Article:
that CARICOM Foreign Ministers might make a trip to Haiti on
February 1, after their January 30-31 meeting in Jamaica.
3. (C) On the Jean-Juste case, Latortue reiterated the
information contained reftel, that the Judiciary was ready to
bring Jean-Juste to trial and to conclude the trial within a
day. If found guilty and sentenced to the minimum six
months, Jean-Juste has already served the time. If sentenced
to longer, the government has amnesty papers ready to ensure
that Jean-Juste receives medical treatment immediately in the
United States. Latortue expressed his frustration with
Jean-Juste and his lawyers, calling them political activists
who are doing all within their power to embarrass the interim
government. He claims that they are dealing in bad faith,
and that Jean-Juste would prefer to die in prison rather than
give the government the chance to do the right thing. "We
fight to do the right thing," said Latortue, "but we're made
to look like the devil."
4. (C) Latortue stated that his meeting with PM Manning was
a success, with Manning expressing strong support to bring
Haiti back into the CARICOM fold. Latortue also stated that
he will invite a CARICOM delegation to visit Haiti in the
near future to set the stage for Haiti to rejoin CARICOM as
early as July. He mentioned the upcoming CARICOM Foreign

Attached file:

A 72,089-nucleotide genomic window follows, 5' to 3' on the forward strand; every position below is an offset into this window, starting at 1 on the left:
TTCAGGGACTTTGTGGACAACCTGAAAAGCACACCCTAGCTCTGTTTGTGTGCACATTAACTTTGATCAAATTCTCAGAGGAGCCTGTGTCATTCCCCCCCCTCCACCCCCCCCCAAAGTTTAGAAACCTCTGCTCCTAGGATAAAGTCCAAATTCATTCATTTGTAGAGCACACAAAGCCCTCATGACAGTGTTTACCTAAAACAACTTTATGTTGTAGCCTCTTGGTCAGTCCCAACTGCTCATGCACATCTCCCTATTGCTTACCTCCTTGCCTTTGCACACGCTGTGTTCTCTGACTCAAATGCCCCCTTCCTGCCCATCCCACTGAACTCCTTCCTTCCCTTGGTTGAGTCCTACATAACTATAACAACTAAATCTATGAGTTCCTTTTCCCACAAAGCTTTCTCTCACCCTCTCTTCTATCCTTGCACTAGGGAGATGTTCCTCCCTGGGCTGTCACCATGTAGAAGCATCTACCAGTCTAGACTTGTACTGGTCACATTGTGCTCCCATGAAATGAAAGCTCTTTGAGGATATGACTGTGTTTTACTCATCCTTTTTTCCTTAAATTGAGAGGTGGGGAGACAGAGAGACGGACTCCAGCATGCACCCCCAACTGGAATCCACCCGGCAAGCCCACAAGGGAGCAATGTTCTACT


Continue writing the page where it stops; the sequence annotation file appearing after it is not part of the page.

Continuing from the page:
Ministers' meeting in Jamaica, and said that there is a
possibility for the ministers to travel immediately from
Kingston to Port au Prince to see for themselves Haiti's
progress. Manning himself is committed to helping Haiti, but
has difficulty mobilizing CARICOM due to the opposition of
St. Lucia and St. Vincent.
5. (C) Manning and Latortue also discussed the possibility
of bringing T&T private investment to Haiti. Specifically,
they discussed involvement in the cement sector. T&T has
already expressed interest in this sector, but lost a bid
previously because their company would not pay bribes.
Latortue reaffirmed that the only way to improve the quality
of life in Haiti was through private sector involvement; an
area that he intends to remain active in after the permanent,
elected government is sworn in.
6. (C) Turning to what the U.S. could do to help, Latortue
reiterated his idea for "psychological support" in the form
of a naval vessel to be stationed near Haiti in the days
before the election, with helicopters flying overhead to emphasize U.S. support (reftel). Latortue believes this is
necessary because the drug and weapons runners have the
population running scared; a U.S. presence would serve to
reassure the population and encourage them to vote on
February 7. Ambassador likened Latortue's recommendation to
the British colonial strategy of having naval vessels cruise
within sight of citizens of countries that may have been
contemplating insurrection. He advised that while the
strategy may be effective, it may also backfire because some
observers may interpret it as U.S. interference intended to
influence the outcome of the election.